Photos are here
We can hear the anticipation out on the street, outside the window of our pension. This little town of pintxos bar, cobbled street, church, beach, waterfront and breath-taking view – already swollen with its early bout of summer tourists. A palpable change in the late afternoon, as the mood shifts from tourism to pre-concert high.
You couldn’t really see it, but there was a lightning storm going on behind you, to the back of the stage. It stuck around for pretty much the whole concert. You noticed the rain, though. It was so dark, stormy dark in the sky, and down where we were so light, so joyous, so loud and celebratory, so happy.
The bars are filling, people are smiling, laughing, drinking. We can see all of this from above as we ready ourselves, prettying ourselves. She looks lovely. So do I. After taking a photo at the window holding our tickets, we step out and join the multitude.
The sun is out; we are almost blinded by the light at first. The reflected sun shines down into these deep passageways, the narrow pedestrianised streets. The buildings four or five stories tall mean that rather than direct sunlight, the area is imbued with a glow, almost a gloaming, a super natural colouration. In the spaces between the buildings, the sun can often sneak in a direct look, and the beer drinkers and consumers of pintxos converge into the sunlight, an unconscious coalescing into these patches of warmth, a natural sifting together of minds.
We stop for a drink ourselves, celebrating, congratulating – we’re here! This is the thing we came for, that we’ve been waiting so long to do! This is going to be great!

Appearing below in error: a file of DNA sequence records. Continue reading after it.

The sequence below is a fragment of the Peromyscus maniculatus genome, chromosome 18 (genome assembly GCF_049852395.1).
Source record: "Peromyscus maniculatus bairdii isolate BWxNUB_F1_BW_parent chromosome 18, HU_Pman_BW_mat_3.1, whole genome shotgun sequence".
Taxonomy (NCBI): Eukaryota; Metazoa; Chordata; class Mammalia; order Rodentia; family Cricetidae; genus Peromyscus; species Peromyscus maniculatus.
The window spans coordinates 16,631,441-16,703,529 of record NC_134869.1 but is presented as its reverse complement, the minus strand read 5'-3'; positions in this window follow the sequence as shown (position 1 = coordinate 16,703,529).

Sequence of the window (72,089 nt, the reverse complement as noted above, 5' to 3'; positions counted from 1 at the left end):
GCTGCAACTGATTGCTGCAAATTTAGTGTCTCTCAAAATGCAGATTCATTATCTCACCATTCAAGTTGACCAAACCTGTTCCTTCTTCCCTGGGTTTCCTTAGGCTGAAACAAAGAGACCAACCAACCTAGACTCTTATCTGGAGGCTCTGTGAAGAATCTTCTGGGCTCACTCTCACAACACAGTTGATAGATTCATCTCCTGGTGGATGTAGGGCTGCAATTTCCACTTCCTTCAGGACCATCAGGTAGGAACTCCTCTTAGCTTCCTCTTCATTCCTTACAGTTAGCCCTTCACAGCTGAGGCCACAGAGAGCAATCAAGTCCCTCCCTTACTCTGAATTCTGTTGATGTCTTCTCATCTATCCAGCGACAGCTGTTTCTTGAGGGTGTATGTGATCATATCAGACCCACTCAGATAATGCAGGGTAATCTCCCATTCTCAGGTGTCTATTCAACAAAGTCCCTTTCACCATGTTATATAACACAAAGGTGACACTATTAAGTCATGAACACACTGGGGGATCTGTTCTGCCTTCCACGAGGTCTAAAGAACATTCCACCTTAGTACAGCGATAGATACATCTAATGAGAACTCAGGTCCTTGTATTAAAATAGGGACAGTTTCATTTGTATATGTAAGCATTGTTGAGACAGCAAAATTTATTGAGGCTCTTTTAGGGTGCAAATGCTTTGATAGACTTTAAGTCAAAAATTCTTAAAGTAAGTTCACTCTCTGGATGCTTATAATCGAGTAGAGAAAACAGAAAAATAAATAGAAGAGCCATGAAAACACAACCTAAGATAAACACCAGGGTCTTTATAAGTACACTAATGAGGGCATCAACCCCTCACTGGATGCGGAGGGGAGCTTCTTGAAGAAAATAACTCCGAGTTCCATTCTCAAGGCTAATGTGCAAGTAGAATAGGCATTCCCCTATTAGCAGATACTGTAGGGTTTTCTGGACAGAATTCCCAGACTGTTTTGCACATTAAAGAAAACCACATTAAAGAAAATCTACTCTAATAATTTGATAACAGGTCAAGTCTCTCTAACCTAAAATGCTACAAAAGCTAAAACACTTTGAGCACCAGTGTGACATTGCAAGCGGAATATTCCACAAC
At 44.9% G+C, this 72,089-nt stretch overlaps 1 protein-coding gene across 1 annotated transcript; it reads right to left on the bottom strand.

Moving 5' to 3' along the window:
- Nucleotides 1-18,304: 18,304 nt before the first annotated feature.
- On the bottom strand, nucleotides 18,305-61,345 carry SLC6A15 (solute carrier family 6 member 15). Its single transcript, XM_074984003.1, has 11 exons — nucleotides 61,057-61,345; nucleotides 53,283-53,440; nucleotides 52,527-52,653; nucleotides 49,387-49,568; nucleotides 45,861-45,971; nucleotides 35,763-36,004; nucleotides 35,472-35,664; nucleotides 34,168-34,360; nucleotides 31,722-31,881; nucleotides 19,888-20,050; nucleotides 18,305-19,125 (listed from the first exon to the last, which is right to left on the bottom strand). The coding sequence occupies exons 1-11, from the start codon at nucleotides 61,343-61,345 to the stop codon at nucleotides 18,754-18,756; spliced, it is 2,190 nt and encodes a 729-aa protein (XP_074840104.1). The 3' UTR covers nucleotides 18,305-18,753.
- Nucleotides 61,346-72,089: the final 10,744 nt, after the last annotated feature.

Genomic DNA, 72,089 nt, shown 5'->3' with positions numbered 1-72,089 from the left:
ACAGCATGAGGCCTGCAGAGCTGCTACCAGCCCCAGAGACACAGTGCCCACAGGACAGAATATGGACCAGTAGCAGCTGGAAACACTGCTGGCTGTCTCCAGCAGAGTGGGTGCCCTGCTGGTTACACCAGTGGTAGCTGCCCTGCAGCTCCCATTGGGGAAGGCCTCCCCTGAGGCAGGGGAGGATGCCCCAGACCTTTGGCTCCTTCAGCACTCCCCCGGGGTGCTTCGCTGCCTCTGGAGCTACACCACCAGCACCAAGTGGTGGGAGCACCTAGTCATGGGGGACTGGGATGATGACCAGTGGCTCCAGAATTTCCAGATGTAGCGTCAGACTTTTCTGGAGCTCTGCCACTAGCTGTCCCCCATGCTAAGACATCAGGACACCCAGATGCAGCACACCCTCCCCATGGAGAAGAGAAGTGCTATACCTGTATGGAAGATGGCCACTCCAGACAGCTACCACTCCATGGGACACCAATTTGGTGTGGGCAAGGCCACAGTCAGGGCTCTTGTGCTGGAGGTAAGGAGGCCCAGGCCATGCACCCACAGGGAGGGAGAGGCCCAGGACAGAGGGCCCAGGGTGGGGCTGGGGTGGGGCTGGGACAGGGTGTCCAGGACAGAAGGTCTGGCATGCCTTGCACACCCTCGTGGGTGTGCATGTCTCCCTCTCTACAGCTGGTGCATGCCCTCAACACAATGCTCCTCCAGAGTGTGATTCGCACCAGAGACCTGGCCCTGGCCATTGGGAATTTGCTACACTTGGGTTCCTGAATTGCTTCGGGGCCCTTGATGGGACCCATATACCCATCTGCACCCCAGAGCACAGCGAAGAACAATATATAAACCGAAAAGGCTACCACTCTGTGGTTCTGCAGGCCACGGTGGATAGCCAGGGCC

But I still can’t believe it’s going to happen. They’re going to stop us at the gate and tell us that our tickets are forgeries.
We are radiant.
We join the flow from the old town to the boulevard, ready to catch a bus to the home of the local La Liga team, out on the edge of town. As each bus pulls into the stop, it’s swamped by concert-goers, but the bus drivers seem remarkably inefficient in getting everybody on board. It takes about 10 minutes to load the bus, but the mood is calm, expectant, jubilant.
The bus ejects us onto a street by the stadium and we are swallowed up by the large, very good-natured crowd, in a great mood. The lines to the small hole-in-the-wall bars are long. I am worried that maybe the stadium is a dry one. She goes to get some food while I line up for drinks. A 20 minute wait, but I get there. “Une cerveza. Umm – do you have tinto” I say, backing up words with strange hand signals that really bear no relation to what I’m attempting to say. She laughs, shakes her head, and points at the bar next door, which would entail at least another 20 minute wait. “Ah” say I. “Dos cerveza, por favour.” I carry them out, spilling a third as I am jostled among this thirsty crowd, back to meet her – under a tree, because it’s starting to rain, where she stands with churros. Churros? Really? But they strangely turn out to be just the right thing. Beer and churros – a symphonic combination.